Cohen is a graduate of Far Rockaway High School and attended Hunter College, New York University, and Columbia University. He is a four-time Pulitzer Prize finalist in the "Commentary" category. Cohen splits his time between Washington, D.C. and New York City.
Some of Cohen's social views are ones attributed to American liberalism, but his political views are often conservative. For example, he is pro-choice and pro-gay rights, and agrees with former Vice President Al Gore on global warming. A Campaign Gore Can't LoseHowever, he was originally a supporter of the Iraq War, Richard Cohen - Conjecture Embraced As Fact - washingtonpost.com along with the Democrats in the Senate, and publicly supported the Bush administration in several other high profile instances.
Cohen criticized Stephen Colbert's speech at the 2006 White House Correspondents Dinner for being "rude" toward the President. Others point to his condemnation of President Bill Clinton over the Lewinsky scandal. Media Matters for America chided Cohen, Media Matters - Cohen - who never criticized Bush's 2004 skit mocking lack of Iraqi WMDs - called Colbert "a bully " for his "rude" and "insulting" correspondents dinner routi... Media Matters - Wash Post 's Cohen gave Bush free pass on new British memo Media Matters - Wash. Post 's Cohen falsely suggested that Fitzgerald's CIA leak probe was limited to single violation for some columns lacking what they see as necessary context and thus exhibiting a double standard favoring conservatives.
In a 2003 Washington Post column, Cohen wrote "the evidence Colin Powell presented to the United Nations ... some of it circumstantial, some of it absolutely bone-chilling in its detail ... had to prove to anyone that Iraq not only hasn't accounted for its weapons of mass destruction but without a doubt still retains them. Only a fool ... or possibly a Frenchman ... could conclude otherwise." washingtonpost.com: A Winning Hand for Powell Cohen also wrote that he believed "the prudent use of violence could be therapeutic" after the events of 9/11. CNN.com - Bush takes heat for WMD jokes - May 3, 2004 Cohen has since expounded upon his former views of support for the Iraq War, and his later stance against it. I was miserably wrong in my judgment and somewhat emotional. - By Richard Cohen - Slate Magazine
He received unflattering public attention in 1987 when it became public knowledge that he was having an affair with Kati Marton, the wife of ABC News anchorman Peter Jennings.
In August 2006, he wrote a column declaring that "Israel itself is a mistake" Richard Cohen - Hunker Down With History - washingtonpost.com in which he stated: "The greatest mistake Israel could make at the moment is to forget that Israel itself is a mistake. It is an honest mistake, a well-intentioned mistake, a mistake for which no one is culpable, but the idea of creating a nation of European Jews in an area of Arab Muslims (and some Christians) has produced a century of warfare and terrorism of the sort we are seeing now." For this statement Cohen was criticized in an essay released by the American Jewish Committee entitled Progressive' Jewish Thought and the New Anti-Semitism. He later clarified his statements in his next week's column, Richard Cohen - . . . No, It's Survival - washingtonpost.com saying, "Readers of my recent column on the Middle East can accuse me of many things, but not a lack of realism. I know Israel's imperfections, but I also exalt and admire its achievements. Lacking religious conviction, I fear for its future and note the ominous spread of European-style anti-Semitism throughout the Muslim world...and its boomerang return to Europe as a mindless form of anti-Zionism. Israel is, as I have often said, unfortunately located, gentrifying a pretty bad neighborhood. But the world is full of dislocated peoples, and we ourselves live in a country where the Indians were pushed out of the way so that...oh, what irony! -- the owners of slaves could spread liberty and democracy from sea to shining sea. As for Europe, who today cries for the Greeks of Anatolia or the Germans of Bohemia?" Elsewhere in the column, he defended Israel's military campaign in its 2006 war with Hezbollah in Lebanon.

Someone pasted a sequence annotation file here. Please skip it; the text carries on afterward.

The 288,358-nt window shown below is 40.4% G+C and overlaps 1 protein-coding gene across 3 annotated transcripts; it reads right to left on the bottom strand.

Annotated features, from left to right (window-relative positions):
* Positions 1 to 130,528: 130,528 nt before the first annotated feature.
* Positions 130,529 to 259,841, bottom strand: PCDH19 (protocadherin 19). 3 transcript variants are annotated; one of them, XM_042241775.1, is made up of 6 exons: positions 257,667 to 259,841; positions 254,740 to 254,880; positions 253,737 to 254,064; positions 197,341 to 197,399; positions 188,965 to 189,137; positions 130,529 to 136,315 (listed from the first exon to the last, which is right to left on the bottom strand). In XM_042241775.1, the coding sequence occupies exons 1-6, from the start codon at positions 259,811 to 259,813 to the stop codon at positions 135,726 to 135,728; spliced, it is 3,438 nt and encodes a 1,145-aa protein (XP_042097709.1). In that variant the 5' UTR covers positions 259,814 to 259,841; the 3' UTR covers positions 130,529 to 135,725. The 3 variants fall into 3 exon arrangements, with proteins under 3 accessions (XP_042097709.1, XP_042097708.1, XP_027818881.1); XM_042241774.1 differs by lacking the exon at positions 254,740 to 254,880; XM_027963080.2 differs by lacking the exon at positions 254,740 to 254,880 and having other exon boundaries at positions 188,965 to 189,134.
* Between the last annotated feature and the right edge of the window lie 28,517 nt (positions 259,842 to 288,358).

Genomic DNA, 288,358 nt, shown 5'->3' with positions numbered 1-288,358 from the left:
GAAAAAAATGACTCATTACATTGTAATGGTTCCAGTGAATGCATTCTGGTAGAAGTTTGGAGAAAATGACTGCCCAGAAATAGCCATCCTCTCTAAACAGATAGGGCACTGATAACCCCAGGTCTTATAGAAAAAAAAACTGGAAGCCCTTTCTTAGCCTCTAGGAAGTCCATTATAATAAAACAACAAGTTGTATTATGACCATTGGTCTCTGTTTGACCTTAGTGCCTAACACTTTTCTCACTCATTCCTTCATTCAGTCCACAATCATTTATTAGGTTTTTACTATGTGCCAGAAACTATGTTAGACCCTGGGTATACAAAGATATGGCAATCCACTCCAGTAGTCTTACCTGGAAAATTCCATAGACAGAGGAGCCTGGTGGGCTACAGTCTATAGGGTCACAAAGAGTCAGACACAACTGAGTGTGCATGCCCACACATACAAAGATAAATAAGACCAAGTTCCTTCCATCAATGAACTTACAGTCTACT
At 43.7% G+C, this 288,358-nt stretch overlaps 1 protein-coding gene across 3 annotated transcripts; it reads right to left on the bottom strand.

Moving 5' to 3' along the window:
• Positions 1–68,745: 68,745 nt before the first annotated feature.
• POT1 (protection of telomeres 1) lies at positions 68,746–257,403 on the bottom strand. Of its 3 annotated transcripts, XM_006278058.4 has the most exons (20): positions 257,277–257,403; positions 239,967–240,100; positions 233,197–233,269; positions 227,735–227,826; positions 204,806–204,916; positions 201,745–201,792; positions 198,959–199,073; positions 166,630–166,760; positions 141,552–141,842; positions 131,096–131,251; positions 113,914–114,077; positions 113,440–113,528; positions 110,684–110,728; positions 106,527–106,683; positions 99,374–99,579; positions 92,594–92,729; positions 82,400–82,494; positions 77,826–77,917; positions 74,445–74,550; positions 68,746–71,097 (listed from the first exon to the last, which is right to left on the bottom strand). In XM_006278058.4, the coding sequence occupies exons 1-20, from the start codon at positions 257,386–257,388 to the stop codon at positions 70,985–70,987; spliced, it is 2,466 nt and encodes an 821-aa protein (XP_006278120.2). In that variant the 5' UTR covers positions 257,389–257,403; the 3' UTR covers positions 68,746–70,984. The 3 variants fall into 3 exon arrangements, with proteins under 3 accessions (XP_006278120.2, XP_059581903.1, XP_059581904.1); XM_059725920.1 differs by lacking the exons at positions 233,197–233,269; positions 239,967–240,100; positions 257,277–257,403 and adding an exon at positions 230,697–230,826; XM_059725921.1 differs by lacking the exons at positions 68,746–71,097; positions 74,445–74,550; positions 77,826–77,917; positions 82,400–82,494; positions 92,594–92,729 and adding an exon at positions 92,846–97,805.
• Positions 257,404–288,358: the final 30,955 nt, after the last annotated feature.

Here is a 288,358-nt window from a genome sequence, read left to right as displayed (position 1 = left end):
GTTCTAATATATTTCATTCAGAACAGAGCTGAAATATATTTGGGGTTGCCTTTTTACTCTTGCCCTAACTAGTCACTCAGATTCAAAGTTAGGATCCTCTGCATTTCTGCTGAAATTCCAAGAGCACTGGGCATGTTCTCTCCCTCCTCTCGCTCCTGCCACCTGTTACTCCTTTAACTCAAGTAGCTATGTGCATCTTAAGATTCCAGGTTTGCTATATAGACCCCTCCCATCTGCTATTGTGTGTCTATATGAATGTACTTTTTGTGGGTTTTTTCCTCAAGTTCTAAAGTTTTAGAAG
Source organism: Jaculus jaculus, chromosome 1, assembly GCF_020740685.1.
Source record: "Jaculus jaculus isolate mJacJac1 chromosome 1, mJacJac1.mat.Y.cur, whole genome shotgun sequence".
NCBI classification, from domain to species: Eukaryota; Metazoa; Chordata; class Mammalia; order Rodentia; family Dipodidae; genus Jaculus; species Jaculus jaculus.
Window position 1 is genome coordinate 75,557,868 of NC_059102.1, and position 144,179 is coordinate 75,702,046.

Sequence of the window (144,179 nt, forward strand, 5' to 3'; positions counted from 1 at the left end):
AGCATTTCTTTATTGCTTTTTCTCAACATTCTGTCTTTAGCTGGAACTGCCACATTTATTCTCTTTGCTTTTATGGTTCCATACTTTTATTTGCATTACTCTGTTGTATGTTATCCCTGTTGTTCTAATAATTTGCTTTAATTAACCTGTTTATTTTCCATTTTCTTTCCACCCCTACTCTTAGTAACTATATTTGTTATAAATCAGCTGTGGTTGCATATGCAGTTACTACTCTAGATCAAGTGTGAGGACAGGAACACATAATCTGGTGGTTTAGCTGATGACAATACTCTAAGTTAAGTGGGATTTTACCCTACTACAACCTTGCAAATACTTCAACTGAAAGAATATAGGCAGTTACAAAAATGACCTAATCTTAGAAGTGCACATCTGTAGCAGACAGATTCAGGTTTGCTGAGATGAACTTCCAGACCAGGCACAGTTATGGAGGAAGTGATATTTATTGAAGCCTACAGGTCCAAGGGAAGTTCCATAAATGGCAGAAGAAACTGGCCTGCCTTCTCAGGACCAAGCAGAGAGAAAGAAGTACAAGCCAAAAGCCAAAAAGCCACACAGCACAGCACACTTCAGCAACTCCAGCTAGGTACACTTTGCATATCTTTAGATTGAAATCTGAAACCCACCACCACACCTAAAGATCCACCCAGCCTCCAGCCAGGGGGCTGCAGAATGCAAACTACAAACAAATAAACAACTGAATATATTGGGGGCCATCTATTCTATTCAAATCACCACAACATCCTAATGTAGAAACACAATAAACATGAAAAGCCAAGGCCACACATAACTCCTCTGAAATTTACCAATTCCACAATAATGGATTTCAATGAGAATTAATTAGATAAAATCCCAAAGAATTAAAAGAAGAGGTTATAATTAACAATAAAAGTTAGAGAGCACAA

In 2007 he criticized the prosecution of Scooter Libby (in the Plame affair criminal investigation) as politically motivated, saying "This is not an entirely trivial matter since government officials should not lie to grand juries, but neither should they be called to account for practicing the dark art of politics. As with sex or real estate, it is often best to keep the lights off." Richard Cohen - The Runaway Train That Hit Scooter Libby - washingtonpost.com Cohen was in turn criticized by Media Matters for America for factual errors in his presentation, including his contentions that Plame had not been a covert agent, and that "outing" Plame "turns out not to be a crime."
In 2010 he wrote that people who cling to the Constitution, specifically those rights not granted to the federal government but reserved to the people and the states, are wackos. "This fatuous infatuation with the Constitution, particularly the 10th Amendment, is clearly the work of witches, wiccans and wackos."
In 1998, Cohen was involved in a dispute with editorial aide Devon Spurgeon that was ultimately mediated by Washington Post management. Cohen reportedly asked Ms. Sturgeon questions about "casual sex", told her to "stand up and turn around", and gave her the "silent treatment" for three weeks. Cohen contended that "It was a personality dispute at an office, but it had nothing to do with sexual harassment as the term applies today." Post management concluded that Ms. Spurgeon had been subjected to a "hostile working environment" but not to "sexual harassment" and that Cohen was guilty of "inappropriate behavior."In 2009, Cohen was recognized as the "World's Worst Writer" by Wonkette.